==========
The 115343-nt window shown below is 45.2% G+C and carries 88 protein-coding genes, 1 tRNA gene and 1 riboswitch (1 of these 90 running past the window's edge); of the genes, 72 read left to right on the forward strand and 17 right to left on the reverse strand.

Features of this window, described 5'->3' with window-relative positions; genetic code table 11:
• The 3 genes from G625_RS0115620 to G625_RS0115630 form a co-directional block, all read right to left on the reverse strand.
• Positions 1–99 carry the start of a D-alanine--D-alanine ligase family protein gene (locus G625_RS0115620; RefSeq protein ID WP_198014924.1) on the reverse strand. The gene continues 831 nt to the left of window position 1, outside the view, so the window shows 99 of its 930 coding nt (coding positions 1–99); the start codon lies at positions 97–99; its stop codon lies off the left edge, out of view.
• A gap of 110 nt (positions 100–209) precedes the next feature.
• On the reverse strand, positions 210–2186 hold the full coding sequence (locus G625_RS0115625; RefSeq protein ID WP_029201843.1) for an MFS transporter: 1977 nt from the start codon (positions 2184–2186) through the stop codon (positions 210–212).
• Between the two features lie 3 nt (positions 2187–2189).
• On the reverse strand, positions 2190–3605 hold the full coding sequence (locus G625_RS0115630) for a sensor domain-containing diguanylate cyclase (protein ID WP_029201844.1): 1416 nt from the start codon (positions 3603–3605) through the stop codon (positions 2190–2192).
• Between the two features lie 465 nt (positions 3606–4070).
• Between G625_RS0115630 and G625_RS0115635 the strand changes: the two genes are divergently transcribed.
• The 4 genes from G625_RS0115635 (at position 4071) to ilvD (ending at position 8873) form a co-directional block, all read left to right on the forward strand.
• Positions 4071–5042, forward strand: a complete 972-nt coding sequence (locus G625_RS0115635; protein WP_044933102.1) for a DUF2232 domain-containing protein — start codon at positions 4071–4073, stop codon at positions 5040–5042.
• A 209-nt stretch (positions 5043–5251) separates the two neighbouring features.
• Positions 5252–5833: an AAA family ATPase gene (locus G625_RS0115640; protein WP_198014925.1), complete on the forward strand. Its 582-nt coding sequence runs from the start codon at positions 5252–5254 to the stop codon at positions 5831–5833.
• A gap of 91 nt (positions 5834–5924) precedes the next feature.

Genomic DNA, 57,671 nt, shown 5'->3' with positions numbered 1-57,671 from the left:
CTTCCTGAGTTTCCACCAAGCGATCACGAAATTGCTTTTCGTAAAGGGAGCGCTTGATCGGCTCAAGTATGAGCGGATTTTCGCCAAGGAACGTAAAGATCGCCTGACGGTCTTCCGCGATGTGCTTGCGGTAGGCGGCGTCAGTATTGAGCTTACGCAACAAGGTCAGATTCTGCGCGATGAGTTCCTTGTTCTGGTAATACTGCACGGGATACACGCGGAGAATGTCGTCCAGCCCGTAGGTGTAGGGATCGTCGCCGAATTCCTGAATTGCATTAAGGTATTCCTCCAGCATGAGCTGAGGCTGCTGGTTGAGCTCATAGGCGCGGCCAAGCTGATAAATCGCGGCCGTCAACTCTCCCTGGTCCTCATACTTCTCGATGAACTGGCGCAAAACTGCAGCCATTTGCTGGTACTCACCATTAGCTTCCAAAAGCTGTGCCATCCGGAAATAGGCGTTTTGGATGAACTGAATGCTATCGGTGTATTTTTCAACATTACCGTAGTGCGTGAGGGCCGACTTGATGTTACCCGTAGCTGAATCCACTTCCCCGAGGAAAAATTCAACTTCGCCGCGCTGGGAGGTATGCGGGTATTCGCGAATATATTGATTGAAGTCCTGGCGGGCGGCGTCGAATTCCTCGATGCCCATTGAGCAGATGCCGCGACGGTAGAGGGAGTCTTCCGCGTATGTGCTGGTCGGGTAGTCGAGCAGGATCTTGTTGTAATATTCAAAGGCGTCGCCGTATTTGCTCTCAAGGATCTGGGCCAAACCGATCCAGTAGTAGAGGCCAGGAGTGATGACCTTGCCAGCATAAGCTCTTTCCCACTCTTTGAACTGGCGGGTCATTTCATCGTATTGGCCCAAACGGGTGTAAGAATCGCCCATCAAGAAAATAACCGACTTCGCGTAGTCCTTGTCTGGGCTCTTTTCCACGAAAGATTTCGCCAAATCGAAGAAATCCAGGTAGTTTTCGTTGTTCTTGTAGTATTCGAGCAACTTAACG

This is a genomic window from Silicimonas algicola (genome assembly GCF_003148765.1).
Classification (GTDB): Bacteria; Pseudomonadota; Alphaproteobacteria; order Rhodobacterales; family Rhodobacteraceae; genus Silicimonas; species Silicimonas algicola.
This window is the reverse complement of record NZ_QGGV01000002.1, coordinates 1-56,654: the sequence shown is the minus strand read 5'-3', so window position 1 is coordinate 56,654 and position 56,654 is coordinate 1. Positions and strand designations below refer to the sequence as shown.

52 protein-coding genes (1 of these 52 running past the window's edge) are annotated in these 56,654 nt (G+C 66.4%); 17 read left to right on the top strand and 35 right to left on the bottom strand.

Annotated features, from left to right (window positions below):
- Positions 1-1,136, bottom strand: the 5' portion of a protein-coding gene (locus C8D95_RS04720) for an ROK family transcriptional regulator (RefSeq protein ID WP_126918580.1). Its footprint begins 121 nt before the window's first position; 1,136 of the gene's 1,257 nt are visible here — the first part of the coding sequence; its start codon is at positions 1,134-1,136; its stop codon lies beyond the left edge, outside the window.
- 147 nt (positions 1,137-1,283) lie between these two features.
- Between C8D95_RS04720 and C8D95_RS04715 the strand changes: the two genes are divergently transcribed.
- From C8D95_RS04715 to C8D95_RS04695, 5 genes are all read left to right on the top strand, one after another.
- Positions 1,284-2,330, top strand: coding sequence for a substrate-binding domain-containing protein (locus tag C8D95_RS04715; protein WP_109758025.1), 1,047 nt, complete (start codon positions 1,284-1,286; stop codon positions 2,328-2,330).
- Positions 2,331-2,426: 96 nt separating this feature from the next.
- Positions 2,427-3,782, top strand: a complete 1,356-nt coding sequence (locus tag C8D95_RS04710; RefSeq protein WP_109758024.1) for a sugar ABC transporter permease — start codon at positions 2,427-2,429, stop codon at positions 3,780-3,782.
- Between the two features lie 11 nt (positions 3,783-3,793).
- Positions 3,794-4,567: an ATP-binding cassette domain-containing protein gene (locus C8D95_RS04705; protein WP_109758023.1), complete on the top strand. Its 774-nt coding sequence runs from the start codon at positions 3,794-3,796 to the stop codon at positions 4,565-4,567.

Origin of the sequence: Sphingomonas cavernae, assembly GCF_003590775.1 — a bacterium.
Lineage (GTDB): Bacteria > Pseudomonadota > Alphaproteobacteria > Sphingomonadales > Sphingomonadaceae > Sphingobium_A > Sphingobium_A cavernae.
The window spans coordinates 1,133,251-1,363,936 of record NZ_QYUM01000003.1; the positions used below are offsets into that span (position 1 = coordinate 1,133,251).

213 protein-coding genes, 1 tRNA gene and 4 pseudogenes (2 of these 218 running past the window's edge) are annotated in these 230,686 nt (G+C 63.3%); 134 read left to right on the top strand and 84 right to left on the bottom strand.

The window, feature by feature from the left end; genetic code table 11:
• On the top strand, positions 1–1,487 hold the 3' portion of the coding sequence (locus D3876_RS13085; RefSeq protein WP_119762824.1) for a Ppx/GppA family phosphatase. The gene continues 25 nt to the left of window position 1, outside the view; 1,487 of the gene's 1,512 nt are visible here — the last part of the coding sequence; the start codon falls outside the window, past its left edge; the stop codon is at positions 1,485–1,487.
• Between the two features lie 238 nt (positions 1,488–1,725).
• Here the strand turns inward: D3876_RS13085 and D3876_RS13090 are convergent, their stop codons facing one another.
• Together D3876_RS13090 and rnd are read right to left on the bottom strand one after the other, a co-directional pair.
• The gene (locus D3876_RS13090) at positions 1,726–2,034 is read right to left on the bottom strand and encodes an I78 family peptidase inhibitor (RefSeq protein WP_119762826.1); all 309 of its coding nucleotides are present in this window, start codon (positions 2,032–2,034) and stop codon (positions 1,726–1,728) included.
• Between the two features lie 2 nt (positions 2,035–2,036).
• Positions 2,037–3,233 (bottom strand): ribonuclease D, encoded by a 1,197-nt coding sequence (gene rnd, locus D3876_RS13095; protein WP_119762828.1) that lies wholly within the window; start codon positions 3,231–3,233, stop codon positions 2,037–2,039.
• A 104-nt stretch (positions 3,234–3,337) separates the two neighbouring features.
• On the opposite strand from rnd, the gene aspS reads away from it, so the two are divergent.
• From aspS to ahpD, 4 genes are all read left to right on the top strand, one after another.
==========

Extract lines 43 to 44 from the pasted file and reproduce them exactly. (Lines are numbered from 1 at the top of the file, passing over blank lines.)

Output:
• Positions 2,037–3,233 (bottom strand): ribonuclease D, encoded by a 1,197-nt coding sequence (gene rnd, locus D3876_RS13095; protein WP_119762828.1) that lies wholly within the window; start codon positions 3,231–3,233, stop codon positions 2,037–2,039.
• A 104-nt stretch (positions 3,234–3,337) separates the two neighbouring features.